The Fastest Route to Perfection ―It’s Not What You Think

Photo by Tim Bish on Unsplash

I’m a perfectionist. Or at least I was. I have started as of late to look at perfectionism and what it is and how it affects me and others around me. I didn’t really like what I saw.

However, that doesn’t mean that the concept of perfection is entirely a bad thing. I still think it is something to strive for, but my definition of perfection has changed and so has the route by which I plan on obtaining it.

Perfectionism

Perfectionism is defined as a refusal to accept any standard short of perfection.

It is a modern phenomenon that we have become obsessed with this idea of being perfect. I’m not even going to blame social media, because I started showing signs of this long before the social media world took hold. I was doing this as a child of the 90’s, though social media can certainly play a large role in it.

As a bit of a “goody-two shoes” as a child, I was always working hard to be good and do good. This is easily what started me on the path of perfectionism. I had to get an “A” on every assignment. I had to be nice to everyone. I had to make people happy.

I say “had to” but I enjoyed doing it, or I wouldn’t have continued to do it. That is one of the great things about children, they do what they want and they can get away with it. Adults tend to be more guilt or fear focused and do a lot of things we don’t want to do.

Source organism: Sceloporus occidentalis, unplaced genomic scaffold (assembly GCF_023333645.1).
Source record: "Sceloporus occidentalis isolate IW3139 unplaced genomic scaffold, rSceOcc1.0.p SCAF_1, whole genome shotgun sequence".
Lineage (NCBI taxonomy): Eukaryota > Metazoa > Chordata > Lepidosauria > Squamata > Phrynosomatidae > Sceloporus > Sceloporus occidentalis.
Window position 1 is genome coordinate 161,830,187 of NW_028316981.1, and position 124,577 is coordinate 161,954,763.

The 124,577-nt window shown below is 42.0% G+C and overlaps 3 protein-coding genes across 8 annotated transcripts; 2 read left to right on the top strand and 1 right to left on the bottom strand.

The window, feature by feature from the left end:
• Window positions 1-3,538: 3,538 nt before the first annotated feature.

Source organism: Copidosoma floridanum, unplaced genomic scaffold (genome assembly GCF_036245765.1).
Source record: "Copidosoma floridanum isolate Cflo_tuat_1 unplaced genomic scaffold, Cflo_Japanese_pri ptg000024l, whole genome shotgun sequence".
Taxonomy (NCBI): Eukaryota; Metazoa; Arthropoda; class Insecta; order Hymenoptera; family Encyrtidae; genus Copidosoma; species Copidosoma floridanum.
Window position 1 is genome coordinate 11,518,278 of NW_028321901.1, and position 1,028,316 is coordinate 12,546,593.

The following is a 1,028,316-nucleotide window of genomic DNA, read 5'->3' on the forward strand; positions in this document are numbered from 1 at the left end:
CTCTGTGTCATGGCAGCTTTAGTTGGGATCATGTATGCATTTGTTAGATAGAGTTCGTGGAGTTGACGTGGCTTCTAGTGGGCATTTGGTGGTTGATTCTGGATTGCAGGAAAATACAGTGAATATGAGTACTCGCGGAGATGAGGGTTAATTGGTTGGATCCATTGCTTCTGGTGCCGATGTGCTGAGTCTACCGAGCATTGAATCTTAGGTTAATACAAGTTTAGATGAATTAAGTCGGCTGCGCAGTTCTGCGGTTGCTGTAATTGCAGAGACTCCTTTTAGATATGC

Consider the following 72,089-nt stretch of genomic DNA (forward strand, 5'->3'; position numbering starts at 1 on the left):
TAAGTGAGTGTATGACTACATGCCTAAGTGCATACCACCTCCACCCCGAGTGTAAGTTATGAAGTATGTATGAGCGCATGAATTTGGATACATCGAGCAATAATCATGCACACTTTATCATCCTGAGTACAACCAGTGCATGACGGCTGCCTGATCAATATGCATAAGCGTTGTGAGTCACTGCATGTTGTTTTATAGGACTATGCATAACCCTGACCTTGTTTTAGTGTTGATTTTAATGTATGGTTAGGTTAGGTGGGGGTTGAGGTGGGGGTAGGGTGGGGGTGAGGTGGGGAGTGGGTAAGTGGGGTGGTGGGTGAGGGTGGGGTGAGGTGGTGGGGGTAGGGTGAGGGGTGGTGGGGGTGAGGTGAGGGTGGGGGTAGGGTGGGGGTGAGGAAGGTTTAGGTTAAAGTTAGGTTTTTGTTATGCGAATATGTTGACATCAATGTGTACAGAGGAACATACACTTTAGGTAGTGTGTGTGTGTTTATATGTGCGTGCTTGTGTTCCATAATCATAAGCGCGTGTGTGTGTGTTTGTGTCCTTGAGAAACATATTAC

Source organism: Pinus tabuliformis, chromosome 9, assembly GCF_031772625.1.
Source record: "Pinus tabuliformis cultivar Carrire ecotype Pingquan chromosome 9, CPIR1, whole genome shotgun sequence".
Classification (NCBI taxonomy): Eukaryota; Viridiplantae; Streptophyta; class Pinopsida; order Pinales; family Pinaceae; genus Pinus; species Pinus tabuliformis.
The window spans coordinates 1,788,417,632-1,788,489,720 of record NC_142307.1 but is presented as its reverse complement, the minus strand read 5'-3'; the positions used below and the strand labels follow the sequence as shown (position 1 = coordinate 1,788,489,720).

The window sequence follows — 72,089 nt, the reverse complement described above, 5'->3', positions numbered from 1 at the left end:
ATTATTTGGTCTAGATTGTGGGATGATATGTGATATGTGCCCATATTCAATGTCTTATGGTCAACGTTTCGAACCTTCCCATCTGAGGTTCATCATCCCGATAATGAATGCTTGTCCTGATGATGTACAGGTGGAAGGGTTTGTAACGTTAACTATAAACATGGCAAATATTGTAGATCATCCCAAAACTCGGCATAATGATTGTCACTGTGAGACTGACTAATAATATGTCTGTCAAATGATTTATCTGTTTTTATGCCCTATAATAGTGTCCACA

As time went on, that was exactly what this had become. Motivated by a fear of failure, I studied hard for my classes as they became increasingly difficult. There were hoops I suddenly felt like I was jumping through.

Hoop Jumping

There was always just “one more thing.” Sure, I can get A’s in all my classes. I can volunteer for this position. I can hold a job. I can be in a successful and happy relationship. I can always be dressed well. I can eat healthy and exercise.

I felt the need to always be taking on each “one more thing” that was asked of me. Refusal was not an option.

Logically, I don’t know where this idea came from. I guess somehow I figured the more hoops I jumped through, the more perfect I would become? I had to look the part and act the part in order to become the part, right?I had to do it all because my idea of perfection included everything.

I had a very big view, even if it was a little short-sighted.

There is always one more thing we can add to our to do list. There is always one more thing we can accomplish. There is always one more hoop we can jump through.

It seems easy enough to do. One isn’t a big number. We start small, trying to be perfect in one thing. I wanted perfect grades. I had visions and dreams of what good grades could do. I would be top of my class graduating from high school, and those good grades would get me into a fancy, ivy-league school with great scholarships. Again, graduating top of my class, I would have my pick of good jobs.

It was a perfect dream.

As I got older, to obtain that dream took a little bit more to set me apart. I should have some volunteer experience, I should have some work experience. That wasn’t a big deal. I started volunteering at a young age, it’s just one more thing. When I was old enough, I started working. It’s just one more thing.

I started studying music, it would make me more well-rounded. It’s just one more thing. The problem is, all of those “one more things” start adding up. It passes simply juggling several different activities, trying not to let any of the balls fall down and moves into jumping through hoops while juggling. I found myself wishing the balls were knives and secretly hoping I would drop one.